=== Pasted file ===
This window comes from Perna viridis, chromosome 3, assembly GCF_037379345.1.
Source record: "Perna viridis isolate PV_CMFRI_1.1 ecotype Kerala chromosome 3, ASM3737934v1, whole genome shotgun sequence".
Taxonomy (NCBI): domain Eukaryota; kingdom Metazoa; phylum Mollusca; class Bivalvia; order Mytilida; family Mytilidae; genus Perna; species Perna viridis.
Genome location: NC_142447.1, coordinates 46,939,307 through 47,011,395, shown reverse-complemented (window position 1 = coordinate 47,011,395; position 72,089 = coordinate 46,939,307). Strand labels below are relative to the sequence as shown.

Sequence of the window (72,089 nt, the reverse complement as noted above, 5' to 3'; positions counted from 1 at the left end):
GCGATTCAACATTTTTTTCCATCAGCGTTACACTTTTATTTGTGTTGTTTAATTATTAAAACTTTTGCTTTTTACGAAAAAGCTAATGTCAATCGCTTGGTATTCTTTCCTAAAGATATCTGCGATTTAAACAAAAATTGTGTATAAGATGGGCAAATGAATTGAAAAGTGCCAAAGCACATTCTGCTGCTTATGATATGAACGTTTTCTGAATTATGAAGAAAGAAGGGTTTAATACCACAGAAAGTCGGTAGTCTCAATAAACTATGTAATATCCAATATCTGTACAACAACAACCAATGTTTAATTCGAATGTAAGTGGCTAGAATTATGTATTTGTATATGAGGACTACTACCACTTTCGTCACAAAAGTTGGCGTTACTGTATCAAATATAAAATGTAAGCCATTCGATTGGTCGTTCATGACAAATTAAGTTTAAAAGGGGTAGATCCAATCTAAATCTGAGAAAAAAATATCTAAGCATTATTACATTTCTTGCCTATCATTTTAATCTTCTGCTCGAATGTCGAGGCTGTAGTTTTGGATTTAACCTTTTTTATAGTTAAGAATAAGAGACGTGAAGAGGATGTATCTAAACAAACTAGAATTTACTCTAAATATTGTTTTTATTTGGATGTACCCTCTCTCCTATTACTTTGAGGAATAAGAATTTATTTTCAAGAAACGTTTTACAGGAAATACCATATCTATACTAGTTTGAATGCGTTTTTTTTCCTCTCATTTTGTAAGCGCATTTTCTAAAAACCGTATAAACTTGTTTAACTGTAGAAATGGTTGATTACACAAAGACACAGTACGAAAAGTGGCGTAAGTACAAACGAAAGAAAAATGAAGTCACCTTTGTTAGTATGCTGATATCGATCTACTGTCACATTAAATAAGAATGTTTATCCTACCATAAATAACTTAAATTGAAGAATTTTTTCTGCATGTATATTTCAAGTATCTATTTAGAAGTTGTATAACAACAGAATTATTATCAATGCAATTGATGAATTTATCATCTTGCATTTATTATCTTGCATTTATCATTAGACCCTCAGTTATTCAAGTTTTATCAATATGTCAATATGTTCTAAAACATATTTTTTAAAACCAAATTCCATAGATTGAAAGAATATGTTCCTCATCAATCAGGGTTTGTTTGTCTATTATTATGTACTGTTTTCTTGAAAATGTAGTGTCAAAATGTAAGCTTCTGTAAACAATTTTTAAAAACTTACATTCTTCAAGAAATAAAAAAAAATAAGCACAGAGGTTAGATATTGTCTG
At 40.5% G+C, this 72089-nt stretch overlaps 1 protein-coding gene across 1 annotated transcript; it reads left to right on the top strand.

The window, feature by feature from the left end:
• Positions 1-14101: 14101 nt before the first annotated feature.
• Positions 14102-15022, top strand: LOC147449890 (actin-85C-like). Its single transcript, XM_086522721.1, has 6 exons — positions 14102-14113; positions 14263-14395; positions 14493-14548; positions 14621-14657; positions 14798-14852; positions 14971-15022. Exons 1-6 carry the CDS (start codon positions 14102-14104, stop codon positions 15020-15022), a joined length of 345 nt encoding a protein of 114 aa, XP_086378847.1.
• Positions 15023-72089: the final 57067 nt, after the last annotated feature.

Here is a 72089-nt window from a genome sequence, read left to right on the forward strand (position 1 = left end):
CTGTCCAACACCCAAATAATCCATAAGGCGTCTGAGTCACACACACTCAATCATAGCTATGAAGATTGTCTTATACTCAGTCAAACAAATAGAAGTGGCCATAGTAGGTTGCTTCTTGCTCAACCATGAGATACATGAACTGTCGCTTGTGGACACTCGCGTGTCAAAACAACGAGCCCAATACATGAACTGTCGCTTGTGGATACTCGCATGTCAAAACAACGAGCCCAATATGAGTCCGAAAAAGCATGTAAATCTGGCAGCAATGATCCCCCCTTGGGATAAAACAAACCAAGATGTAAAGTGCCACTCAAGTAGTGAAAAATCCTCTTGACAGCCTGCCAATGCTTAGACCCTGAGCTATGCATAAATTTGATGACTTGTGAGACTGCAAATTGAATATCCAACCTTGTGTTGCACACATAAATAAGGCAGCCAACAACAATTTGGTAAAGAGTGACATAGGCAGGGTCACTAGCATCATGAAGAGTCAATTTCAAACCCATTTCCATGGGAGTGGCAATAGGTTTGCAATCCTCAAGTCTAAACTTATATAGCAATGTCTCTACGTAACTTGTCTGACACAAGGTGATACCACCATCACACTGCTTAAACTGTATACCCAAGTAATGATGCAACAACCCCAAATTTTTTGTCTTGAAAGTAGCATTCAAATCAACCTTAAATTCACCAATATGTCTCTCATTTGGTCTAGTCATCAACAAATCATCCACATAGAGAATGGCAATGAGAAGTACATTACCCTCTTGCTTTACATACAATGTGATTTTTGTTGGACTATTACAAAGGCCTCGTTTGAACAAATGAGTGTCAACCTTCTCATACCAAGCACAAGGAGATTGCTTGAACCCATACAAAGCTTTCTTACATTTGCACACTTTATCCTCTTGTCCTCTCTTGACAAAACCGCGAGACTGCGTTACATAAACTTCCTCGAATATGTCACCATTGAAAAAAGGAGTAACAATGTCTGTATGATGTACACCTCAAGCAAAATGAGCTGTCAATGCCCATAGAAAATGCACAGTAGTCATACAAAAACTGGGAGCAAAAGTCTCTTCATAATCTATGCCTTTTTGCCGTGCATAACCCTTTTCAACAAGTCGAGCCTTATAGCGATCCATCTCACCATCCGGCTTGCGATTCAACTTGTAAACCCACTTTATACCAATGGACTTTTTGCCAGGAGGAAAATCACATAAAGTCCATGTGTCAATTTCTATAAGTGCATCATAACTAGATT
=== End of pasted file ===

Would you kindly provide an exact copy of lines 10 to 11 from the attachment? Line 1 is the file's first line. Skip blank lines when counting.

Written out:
• Positions 14102-15022, top strand: LOC147449890 (actin-85C-like). Its single transcript, XM_086522721.1, has 6 exons — positions 14102-14113; positions 14263-14395; positions 14493-14548; positions 14621-14657; positions 14798-14852; positions 14971-15022. Exons 1-6 carry the CDS (start codon positions 14102-14104, stop codon positions 15020-15022), a joined length of 345 nt encoding a protein of 114 aa, XP_086378847.1.
• Positions 15023-72089: the final 57067 nt, after the last annotated feature.